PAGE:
Why Is Glenn Beck Obsessively Targeting Progressive Visionary Frances Fox Piven?
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AMY GOODMAN: That’s Stanley Kurtz on Glenn Beck’s show, author the book Radical-in-Chief. Frances Fox Piven, your response?
FRANCES FOX PIVEN: Well, that’s nutty. It really is. I regard Barack Obama as a centrist, a person who has been trying very hard to find common ground between the right and the Democratic Party. In many ways, I think that he has disappointed his own followers in that process. This is—it’s bizarre. It’s as bizarre as Glenn Beck saying that the contemporary left owes its—that one of its ancestors is Woodrow Wilson, another—an important president of the United States and one who was a very mild reformer.
I think it’s also crazy to call me a commie, a socialist, a revolutionary or whatever. I think I’m a democrat. I think that all of my work has been devoted to remedying the flaws, the distortions in American democracy. If you go back to the first project that I worked on politically, which is what the—it’s where the article comes from about the—which they call a conspiracy to crash America. That article didn’t call for crashing anything, except the existing welfare system. It proposed that people on the left help poor people in the cities get their full benefits from welfare. Now, at the time, welfare was denying benefits to over half of the people that were eligible. It’s doing that again now. But the article helped inspire—it helped inspire an effort by poor people, many of them people of color, in the cities to get the benefits that they were entitled to from welfare. Now, you can disagree with that effort, but it’s not crashing the system.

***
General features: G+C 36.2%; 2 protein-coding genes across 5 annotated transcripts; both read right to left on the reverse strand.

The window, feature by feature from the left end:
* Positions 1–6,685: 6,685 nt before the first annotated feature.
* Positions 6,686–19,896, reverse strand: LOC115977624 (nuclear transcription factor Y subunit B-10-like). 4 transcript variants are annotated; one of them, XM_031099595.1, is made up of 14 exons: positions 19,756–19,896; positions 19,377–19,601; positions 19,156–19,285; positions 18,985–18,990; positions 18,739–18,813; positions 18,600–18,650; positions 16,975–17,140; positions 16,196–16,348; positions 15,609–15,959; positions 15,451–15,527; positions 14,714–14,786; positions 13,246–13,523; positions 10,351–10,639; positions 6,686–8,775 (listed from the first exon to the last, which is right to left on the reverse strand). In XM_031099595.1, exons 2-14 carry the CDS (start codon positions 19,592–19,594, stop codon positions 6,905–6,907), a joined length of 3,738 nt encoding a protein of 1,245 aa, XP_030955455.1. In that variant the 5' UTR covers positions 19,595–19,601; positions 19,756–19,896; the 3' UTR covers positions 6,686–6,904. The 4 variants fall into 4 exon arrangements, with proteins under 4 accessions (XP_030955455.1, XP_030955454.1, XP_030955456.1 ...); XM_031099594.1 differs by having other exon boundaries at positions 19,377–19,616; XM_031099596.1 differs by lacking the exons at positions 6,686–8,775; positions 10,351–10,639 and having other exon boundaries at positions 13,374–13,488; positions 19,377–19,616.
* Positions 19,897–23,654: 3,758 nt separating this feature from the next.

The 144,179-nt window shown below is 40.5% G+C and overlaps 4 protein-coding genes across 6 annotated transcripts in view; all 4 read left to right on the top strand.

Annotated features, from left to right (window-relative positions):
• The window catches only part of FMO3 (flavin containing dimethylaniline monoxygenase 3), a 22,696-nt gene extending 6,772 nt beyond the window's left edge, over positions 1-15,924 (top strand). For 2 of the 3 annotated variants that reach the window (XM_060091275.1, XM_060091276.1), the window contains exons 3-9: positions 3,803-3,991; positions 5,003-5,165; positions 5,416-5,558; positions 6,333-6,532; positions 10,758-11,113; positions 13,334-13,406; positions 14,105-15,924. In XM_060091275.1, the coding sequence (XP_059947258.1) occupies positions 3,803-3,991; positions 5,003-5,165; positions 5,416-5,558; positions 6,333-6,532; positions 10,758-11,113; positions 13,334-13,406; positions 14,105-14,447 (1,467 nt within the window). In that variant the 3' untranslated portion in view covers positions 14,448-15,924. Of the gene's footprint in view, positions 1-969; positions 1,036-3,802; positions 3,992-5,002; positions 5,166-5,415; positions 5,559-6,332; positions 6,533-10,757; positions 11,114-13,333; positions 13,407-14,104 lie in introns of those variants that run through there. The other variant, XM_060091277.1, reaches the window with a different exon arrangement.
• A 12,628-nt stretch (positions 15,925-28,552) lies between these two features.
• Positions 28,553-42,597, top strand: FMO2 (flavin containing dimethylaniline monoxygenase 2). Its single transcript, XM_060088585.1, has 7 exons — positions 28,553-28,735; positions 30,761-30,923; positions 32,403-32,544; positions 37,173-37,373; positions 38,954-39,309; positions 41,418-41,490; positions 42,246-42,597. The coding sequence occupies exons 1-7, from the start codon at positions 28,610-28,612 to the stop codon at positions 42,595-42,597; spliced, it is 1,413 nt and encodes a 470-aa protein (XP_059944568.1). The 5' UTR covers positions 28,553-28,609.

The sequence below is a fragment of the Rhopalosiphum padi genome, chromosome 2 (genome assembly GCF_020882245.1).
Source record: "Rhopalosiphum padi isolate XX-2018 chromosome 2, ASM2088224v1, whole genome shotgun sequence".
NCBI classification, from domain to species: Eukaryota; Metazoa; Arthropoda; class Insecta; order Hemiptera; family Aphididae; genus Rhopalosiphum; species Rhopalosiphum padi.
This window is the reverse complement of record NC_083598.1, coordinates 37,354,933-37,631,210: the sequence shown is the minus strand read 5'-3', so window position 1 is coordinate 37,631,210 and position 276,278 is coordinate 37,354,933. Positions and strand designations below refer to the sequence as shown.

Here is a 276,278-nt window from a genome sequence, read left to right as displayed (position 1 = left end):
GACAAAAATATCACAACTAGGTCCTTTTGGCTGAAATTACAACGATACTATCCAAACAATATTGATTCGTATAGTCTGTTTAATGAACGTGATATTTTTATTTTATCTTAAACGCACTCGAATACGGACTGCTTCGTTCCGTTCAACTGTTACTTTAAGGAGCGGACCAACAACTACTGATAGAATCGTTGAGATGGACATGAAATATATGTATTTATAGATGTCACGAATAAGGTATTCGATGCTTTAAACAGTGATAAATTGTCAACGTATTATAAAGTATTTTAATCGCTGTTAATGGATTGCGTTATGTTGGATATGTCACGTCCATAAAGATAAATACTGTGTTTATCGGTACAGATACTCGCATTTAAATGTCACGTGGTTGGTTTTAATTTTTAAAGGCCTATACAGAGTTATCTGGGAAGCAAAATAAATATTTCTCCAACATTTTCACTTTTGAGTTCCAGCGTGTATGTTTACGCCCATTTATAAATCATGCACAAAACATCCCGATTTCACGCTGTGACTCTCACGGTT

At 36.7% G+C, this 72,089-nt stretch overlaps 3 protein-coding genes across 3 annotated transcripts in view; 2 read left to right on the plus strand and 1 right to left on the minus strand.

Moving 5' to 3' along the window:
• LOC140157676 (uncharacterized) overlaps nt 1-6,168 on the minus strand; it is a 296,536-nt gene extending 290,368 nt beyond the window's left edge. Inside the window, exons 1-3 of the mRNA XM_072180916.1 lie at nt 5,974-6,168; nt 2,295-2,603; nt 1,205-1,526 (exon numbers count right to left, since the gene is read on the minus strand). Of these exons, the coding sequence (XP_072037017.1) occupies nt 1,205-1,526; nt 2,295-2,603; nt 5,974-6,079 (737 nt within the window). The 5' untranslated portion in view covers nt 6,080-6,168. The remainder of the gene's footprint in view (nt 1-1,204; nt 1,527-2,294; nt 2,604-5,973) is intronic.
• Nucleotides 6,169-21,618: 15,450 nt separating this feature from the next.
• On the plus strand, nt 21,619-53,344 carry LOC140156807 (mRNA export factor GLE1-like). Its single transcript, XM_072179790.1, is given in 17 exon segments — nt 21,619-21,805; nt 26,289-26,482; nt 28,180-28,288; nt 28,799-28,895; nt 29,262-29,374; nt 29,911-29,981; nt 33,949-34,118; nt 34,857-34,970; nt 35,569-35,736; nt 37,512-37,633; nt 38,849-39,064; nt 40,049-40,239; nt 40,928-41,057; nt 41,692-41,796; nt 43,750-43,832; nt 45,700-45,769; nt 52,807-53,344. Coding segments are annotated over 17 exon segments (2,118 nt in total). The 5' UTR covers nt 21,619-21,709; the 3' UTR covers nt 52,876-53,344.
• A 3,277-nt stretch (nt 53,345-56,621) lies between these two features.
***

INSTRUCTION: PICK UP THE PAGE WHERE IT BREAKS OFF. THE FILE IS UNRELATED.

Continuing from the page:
JUAN GONZALEZ: Well, in fact, I remember, because I think I told you earlier in the show, in the summer of 1967, I took a course with Richard Cloward when I was a college undergraduate, where he had just—was expounding this theory. And he saw it more—both of you saw it more as a means to achieve, what, a guaranteed national income for Americans and really as a means to begin having more income—less income inequality in the country, not as a—I don’t remember it all, and in rereading the article, it wasn’t espousing any armed overthrow of the government. It was just saying this is a way that the poor can begin to be felt in American society. It seems to me that the bigger impact of your work, even more than that, was the book that you and Richard wrote, Why Americans Don’t Vote, which really laid bare the class composition of the American electorate and urged voter registration in a massive way, led, I think, to the motor voter laws in many states, where governments began to actively register people to vote. Maybe that was the fear, that Beck and his—I guess his tutors have, that you were able to really influence the ability of more of the poor to get registered to vote and to participate in the electoral process.
FRANCES FOX PIVEN: Which is, of course, a democratic principle. Democracy rests on inclusive participation and inclusive voting by an entire population. And so, it’s so strange, really, that efforts of this kind can be characterized as violent and bloody revolution.
AMY GOODMAN: On December 31st, Glenn Beck’s website, "The Blaze," published an article titled "Frances Fox Piven Rings in the New Year by Calling for Violent Revolution." In response to that article, several readers posted direct death threats to Piven. A user named JST1425 wrote, quote, "be very careful what you ask for honey... As I mentioned in previous posts…ONE SHOT…ONE KILL! 'We The People' will need to stand up for what is right…a few well placed marksmen with high powered rifles…then there would not be any violence," unquote.